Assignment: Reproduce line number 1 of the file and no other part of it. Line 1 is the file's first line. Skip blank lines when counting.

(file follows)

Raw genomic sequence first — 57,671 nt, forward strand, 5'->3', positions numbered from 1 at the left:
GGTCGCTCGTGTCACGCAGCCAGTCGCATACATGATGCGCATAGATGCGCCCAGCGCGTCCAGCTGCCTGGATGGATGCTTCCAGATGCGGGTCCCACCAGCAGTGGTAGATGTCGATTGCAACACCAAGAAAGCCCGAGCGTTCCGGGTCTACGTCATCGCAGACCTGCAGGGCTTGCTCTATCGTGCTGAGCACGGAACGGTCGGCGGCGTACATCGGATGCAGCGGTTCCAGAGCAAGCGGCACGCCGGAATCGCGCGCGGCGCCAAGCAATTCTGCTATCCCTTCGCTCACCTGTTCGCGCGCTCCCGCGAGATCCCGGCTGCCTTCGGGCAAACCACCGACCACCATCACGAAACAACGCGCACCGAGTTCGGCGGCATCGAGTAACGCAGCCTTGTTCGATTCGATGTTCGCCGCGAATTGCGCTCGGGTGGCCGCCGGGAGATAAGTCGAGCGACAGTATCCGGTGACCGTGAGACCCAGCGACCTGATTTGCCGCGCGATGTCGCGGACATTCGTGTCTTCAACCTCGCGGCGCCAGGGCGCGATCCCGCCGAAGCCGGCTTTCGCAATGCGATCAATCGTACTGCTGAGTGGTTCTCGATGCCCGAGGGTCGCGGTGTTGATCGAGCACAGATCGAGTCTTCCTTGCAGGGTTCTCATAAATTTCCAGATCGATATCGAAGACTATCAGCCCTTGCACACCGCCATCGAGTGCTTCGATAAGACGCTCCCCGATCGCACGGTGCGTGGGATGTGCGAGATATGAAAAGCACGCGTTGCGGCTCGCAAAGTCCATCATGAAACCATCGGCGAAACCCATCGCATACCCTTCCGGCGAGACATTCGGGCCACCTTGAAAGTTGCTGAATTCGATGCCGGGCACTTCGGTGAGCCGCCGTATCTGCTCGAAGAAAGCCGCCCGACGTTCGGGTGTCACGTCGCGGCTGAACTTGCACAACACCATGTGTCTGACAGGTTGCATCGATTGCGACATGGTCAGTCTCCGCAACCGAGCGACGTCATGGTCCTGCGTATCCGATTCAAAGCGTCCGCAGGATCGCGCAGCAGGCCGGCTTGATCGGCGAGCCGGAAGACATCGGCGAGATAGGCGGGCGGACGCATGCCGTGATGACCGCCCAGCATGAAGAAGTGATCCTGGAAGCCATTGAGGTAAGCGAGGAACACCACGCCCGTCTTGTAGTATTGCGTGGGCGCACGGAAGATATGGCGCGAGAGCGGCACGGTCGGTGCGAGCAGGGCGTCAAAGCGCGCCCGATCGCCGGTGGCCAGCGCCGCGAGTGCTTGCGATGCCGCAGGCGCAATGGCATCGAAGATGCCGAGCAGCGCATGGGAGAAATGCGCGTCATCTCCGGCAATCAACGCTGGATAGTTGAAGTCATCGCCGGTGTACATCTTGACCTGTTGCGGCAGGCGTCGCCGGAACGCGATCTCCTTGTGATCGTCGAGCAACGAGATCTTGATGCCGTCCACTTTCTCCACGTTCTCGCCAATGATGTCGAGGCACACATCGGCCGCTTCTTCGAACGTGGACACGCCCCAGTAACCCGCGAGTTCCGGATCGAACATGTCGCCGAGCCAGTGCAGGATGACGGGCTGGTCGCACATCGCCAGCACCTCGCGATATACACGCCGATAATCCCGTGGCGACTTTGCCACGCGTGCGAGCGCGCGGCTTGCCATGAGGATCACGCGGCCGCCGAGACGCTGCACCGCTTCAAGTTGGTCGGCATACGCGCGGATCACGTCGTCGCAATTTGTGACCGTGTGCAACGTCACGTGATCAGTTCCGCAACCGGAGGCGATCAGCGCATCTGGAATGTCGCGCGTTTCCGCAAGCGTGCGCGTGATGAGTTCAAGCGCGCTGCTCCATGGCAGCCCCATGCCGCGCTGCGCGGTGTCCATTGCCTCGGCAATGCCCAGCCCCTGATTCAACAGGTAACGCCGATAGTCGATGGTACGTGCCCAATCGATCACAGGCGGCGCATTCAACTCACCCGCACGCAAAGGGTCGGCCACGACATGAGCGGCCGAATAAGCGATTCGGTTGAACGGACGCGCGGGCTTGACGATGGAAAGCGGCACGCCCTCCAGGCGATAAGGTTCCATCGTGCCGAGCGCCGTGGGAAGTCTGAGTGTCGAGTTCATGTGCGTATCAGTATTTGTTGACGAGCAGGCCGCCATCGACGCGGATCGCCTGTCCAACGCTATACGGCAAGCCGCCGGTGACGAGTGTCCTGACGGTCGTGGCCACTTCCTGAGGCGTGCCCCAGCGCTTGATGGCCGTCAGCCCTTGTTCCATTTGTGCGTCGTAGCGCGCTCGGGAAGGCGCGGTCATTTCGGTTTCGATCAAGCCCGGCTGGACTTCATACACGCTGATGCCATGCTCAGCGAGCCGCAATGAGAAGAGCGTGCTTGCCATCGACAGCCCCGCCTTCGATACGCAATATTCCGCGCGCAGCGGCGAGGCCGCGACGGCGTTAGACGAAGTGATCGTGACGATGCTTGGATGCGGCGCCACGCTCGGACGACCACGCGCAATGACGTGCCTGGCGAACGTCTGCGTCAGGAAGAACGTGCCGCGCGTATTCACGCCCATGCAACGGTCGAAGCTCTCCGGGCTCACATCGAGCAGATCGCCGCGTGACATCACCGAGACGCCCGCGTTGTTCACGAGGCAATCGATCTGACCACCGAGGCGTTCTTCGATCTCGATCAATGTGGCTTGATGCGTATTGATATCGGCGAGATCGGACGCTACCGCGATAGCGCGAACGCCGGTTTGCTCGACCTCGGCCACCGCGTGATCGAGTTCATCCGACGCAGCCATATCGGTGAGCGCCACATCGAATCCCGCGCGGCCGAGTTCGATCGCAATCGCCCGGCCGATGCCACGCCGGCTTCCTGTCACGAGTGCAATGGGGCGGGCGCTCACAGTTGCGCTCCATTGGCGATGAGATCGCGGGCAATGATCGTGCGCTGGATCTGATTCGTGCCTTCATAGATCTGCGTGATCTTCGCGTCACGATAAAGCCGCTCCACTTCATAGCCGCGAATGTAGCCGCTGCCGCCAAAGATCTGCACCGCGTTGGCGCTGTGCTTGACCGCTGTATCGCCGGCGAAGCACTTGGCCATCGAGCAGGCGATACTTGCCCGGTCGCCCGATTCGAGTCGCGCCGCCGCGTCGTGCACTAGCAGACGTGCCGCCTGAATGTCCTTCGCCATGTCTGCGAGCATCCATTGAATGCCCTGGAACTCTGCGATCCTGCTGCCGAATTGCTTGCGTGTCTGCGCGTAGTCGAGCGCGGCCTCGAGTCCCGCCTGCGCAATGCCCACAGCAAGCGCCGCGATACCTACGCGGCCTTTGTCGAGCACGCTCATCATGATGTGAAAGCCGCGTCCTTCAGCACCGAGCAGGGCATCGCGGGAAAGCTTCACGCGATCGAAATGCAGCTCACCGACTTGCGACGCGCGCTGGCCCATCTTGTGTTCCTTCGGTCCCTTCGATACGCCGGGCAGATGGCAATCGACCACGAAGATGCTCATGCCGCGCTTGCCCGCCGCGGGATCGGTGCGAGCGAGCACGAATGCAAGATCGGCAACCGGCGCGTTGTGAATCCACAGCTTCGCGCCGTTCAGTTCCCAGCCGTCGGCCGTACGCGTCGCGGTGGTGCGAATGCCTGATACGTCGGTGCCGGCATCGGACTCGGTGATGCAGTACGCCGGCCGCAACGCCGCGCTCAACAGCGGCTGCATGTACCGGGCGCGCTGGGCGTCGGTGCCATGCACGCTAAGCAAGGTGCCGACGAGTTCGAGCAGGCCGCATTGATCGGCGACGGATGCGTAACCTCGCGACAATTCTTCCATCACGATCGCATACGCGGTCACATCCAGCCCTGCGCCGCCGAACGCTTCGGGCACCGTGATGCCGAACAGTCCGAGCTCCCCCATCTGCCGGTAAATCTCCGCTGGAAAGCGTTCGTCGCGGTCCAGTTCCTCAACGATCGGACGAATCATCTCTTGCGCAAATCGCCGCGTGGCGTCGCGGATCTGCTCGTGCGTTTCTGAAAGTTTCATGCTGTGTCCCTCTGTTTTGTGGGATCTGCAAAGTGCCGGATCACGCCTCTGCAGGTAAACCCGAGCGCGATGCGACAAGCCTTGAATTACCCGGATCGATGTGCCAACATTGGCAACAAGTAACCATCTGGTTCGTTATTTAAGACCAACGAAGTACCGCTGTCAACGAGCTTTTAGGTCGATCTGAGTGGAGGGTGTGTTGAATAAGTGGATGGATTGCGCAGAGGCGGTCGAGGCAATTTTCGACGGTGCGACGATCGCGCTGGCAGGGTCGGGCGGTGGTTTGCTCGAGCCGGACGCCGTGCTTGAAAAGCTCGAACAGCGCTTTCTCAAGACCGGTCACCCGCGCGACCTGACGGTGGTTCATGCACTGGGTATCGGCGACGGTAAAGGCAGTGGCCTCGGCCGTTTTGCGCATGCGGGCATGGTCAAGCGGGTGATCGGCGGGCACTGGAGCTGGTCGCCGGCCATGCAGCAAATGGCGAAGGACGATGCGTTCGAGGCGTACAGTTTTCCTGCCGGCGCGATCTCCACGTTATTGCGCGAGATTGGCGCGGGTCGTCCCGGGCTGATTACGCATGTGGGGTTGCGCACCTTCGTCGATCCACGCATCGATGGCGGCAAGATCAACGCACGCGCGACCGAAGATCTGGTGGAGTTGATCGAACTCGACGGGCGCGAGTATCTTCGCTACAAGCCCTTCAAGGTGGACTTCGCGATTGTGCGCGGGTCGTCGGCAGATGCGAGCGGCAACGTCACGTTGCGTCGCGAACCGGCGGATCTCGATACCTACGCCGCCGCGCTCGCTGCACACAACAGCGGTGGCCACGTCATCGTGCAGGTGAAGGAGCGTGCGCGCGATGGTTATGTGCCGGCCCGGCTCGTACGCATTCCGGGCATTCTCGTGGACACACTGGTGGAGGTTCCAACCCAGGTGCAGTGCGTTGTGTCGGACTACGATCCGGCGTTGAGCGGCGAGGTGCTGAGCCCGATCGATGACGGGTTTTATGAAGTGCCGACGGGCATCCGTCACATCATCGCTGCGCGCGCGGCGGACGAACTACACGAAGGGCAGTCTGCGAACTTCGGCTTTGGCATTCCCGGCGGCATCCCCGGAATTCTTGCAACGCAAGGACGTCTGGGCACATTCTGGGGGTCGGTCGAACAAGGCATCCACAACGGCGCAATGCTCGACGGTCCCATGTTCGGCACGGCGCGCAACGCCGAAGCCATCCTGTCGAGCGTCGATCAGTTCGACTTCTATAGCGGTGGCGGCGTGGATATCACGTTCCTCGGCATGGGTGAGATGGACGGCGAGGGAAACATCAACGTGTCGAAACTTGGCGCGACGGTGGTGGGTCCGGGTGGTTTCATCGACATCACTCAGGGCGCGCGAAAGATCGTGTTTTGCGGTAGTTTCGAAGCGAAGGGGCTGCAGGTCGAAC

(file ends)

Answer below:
Raw genomic sequence first — 57,671 nt, forward strand, 5'->3', positions numbered from 1 at the left: